That Rivers could have walked away from L.A. at the height of the Donald Sterling saga is, at this point, common knowledge, via The Associated Press' Linda Deutsch.
What many may not recall is how, during negotiations over a 2013 trade that brought J.J. Redick to Tinseltown and sent Eric Bledsoe to the Phoenix Suns, Sterling’s ham-fistedness—despite having given full managerial control over to Rivers—very nearly resulted in the veteran coach cutting his Clippers ties, per Yahoo Sports’ Adrian Wojnarowski.
Add to that the controversial way in which Rivers left Boston, and there emerges a picture of a coach whose sense of loyalty isn’t exactly strong.
Whether it’s Jordan’s departure, feuds with ownership, basic family obligations or convenience appeal, there’s simply no telling as to how long Doc will be with the Clippers.
The addition of Rivers helped transform L.A. from a formidable conference threat into a legitimate title contender—that much is undeniable. Sticking around when the going gets tough? Not so set in stone.
The Risk of Being Icarus
For all the questions surrounding Jordan and Rivers, the Clippers faithful can at least bank on Chris Paul and Blake Griffin—both of whose contracts run through 2017-18 player options—remaining the team’s superstar cornerstones.
Stars they most definitely are. Invincible? Hardly.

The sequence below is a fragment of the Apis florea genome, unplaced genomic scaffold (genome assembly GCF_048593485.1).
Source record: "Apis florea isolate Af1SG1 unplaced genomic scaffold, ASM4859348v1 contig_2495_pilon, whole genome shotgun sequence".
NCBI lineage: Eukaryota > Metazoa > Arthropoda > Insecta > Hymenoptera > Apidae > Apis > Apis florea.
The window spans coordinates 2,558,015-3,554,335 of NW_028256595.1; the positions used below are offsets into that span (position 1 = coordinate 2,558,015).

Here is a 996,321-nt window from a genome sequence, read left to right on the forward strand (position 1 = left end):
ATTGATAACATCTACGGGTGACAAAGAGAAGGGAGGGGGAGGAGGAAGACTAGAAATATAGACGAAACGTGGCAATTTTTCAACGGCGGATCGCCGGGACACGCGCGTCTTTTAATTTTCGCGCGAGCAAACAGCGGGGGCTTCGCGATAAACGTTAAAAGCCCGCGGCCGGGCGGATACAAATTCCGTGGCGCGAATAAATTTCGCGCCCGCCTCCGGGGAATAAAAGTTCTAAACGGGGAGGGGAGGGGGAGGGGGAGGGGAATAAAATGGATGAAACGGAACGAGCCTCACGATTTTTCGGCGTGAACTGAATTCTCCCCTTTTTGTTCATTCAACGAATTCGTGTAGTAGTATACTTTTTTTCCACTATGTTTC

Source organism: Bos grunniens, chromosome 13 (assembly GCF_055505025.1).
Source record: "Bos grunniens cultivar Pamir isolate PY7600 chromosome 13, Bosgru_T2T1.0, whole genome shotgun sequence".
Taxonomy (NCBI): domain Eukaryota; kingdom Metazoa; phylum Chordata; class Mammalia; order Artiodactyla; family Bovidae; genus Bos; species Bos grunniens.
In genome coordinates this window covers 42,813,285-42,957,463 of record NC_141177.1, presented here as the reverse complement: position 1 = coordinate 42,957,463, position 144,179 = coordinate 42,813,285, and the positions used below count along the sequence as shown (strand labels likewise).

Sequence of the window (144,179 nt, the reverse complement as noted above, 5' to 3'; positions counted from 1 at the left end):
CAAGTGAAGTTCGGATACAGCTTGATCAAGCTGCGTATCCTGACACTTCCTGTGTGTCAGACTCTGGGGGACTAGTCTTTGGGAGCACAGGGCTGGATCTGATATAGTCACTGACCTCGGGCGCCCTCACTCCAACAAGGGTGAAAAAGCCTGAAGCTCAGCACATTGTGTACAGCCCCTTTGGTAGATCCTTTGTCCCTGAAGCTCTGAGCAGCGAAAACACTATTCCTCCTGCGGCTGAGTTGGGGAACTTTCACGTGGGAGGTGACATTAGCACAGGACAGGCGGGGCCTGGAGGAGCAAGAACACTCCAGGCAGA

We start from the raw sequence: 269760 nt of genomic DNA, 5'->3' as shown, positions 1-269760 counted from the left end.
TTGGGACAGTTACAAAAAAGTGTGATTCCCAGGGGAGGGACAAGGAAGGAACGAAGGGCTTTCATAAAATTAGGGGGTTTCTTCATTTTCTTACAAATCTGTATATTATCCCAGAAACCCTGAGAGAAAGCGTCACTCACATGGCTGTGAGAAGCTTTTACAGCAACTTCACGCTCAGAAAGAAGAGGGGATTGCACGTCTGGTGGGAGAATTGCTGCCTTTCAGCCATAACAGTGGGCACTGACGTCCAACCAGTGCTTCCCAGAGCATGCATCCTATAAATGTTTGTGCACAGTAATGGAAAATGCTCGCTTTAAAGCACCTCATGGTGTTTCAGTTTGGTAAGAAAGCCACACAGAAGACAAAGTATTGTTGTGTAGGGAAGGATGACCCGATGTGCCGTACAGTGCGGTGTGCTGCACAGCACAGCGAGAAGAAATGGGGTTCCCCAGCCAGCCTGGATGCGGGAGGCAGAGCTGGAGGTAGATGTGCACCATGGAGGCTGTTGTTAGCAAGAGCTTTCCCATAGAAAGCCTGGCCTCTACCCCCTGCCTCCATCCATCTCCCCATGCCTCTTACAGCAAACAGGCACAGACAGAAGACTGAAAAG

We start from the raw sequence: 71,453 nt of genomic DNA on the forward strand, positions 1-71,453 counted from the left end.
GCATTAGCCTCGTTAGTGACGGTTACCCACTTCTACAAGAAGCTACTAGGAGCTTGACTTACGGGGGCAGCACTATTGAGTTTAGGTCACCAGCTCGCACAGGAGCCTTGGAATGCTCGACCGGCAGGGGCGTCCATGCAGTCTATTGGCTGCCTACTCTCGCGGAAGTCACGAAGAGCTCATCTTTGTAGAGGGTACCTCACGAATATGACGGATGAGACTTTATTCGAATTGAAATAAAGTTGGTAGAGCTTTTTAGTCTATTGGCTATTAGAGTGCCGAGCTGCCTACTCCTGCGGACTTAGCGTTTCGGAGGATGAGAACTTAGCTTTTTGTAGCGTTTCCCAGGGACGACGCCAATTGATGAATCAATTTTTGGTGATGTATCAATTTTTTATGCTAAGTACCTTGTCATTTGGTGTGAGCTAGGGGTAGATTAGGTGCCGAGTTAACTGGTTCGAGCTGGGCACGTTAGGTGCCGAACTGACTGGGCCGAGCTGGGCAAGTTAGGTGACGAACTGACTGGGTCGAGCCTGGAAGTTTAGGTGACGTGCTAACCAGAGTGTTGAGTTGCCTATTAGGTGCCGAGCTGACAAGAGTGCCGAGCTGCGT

In his nine-year NBA career, Paul has yet to play a full 82-game slate. And while his most significant injury remains a small meniscus tear suffered in 2010, CP3’s hard-nosed style of play can’t help but lend itself to the kind of cumulative tweaks and dings that, when added up, could result in longer stints on the sidelines.
Griffin, on the other hand, would seem as safe a bet as they come, why with L.A.’s freakishly gifted 25-year-old having missed a total of four games in four NBA seasons.
Rather, the worry with Griffin lies in the high-flying power forward’s seeming disregard for both the laws of physics and, more to the point, the risks inherent in his brand of basketball gymnastics.
Cynical though it may sound to suggest Griffin’s gravity-defying dunks are bound to take their toll sooner than later—join me in knocking on the sturdiest wooden object available—it’s also wholly realistic and speaks to the risk and reward of playing Icarus in a sport where everyone is already flying way too close to the sun.
No team, no matter how risk-averse, is about to impose sanctions on its players’ athletic feats. All the same, the fact that L.A.’s two biggest stars are walking such delicate high wires ought to convince ownership—whomever it ends up being—of one, overarching directive: We have to win and win now.
No Time Like the Present
For all their red flags, the Clippers remain easily one of the most title-ready teams in the league. If all breaks right, there’s no reason to believe they couldn’t run away with the Western Conference crown. At that point, they’d almost certainly be squaring off against an inferior Eastern foe.
Still, there’s a danger in assuming that the past few seasons—positively script-flipping though they’ve been for a franchise long considered a league laughingstock—mean happy days are here to stay.
As such, it’s high time L.A.’s little brother recognize its opportunity and seize it. Because if NBA history has taught us anything about supposed dynasties in the making, it’s that a team's title window is never quite as open as it might think.